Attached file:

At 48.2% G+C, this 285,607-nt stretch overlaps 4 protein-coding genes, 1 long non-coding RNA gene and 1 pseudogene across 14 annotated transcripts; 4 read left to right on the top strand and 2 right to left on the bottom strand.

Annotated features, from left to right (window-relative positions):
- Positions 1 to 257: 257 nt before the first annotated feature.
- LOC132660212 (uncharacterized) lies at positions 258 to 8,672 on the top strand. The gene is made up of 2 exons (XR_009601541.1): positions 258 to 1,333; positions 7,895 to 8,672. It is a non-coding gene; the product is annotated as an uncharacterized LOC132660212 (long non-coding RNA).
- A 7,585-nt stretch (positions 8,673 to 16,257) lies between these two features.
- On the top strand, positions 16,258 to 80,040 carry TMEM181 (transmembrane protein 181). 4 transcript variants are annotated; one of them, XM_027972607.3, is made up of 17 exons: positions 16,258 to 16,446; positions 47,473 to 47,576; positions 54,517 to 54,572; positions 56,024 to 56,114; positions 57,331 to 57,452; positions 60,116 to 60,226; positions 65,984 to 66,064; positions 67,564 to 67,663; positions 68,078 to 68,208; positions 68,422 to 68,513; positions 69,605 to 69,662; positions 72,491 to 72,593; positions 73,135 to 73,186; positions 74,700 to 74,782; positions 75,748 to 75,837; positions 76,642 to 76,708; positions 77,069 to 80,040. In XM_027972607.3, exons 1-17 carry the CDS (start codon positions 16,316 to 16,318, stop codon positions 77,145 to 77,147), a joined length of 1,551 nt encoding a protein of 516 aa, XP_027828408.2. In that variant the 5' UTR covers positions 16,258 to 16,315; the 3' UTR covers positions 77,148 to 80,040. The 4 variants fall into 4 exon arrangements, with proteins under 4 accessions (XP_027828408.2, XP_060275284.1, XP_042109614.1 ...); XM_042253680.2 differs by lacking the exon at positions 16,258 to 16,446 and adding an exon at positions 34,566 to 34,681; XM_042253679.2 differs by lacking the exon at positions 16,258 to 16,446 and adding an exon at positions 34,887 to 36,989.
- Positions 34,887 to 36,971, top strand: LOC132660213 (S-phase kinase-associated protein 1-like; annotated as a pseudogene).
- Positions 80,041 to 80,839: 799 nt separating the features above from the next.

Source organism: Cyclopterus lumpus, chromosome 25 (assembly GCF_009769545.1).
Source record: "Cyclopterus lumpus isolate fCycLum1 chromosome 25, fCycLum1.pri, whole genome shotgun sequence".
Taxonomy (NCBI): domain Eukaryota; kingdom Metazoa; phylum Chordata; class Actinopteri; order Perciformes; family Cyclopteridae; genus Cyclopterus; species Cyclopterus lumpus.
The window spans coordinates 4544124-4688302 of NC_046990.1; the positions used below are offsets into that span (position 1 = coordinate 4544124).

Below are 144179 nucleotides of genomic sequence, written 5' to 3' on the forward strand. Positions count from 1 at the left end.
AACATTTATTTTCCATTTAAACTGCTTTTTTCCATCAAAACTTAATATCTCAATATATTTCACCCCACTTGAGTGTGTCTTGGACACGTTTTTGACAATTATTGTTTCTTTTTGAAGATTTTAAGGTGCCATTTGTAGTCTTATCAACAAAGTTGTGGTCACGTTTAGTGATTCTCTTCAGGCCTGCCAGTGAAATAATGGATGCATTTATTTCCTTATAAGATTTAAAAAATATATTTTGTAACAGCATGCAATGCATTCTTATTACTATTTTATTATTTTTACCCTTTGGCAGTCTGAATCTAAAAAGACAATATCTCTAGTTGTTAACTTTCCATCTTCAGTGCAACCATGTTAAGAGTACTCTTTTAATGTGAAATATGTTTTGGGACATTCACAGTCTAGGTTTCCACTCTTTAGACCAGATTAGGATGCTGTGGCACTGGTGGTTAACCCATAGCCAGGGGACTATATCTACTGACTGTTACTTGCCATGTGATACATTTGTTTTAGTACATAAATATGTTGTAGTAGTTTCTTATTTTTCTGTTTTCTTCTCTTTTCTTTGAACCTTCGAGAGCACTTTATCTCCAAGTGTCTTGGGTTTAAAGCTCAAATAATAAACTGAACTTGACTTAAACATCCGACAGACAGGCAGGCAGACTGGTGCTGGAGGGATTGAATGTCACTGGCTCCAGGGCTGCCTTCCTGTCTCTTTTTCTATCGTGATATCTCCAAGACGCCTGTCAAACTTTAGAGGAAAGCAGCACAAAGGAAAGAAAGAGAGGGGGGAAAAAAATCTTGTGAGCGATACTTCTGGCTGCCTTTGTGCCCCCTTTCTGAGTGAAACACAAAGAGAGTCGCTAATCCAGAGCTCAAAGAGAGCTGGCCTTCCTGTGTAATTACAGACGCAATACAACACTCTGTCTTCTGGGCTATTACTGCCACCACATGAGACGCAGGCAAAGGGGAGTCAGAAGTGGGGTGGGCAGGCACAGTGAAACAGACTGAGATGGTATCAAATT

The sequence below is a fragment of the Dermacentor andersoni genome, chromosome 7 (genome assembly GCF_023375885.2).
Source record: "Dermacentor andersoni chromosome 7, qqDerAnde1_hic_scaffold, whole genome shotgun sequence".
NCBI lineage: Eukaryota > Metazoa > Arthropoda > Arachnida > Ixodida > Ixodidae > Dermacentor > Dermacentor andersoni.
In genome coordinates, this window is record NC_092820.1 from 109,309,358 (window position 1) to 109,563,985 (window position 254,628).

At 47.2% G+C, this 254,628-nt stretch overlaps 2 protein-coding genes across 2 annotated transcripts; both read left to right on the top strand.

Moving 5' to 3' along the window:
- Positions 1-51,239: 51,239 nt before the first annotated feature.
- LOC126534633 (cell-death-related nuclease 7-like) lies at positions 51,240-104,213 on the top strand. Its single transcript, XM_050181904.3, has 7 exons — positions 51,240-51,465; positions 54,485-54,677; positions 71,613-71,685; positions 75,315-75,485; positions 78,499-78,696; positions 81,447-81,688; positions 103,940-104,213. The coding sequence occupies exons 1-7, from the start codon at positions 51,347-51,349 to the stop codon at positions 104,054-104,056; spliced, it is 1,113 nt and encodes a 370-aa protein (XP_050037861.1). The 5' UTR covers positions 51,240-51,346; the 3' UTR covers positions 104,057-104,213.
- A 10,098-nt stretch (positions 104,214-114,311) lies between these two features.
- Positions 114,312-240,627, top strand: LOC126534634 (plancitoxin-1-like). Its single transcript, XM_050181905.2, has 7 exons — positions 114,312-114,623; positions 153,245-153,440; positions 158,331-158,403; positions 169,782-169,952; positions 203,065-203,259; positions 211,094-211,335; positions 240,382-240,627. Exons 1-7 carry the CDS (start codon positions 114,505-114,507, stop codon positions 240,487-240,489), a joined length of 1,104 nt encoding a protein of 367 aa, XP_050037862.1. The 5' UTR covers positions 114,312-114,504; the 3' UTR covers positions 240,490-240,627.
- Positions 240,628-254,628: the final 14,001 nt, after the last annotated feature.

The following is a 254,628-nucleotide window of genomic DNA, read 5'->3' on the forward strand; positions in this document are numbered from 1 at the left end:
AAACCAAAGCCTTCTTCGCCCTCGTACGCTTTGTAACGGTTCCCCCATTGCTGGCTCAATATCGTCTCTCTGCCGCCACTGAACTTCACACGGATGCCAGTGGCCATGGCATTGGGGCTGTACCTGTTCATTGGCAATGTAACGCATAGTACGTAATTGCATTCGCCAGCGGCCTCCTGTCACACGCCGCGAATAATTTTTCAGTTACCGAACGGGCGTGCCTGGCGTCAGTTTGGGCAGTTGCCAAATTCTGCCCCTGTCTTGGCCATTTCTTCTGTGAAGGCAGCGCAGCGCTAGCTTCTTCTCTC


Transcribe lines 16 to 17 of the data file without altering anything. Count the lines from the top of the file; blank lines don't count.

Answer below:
Source record: "Dermacentor andersoni chromosome 7, qqDerAnde1_hic_scaffold, whole genome shotgun sequence".
NCBI lineage: Eukaryota > Metazoa > Arthropoda > Arachnida > Ixodida > Ixodidae > Dermacentor > Dermacentor andersoni.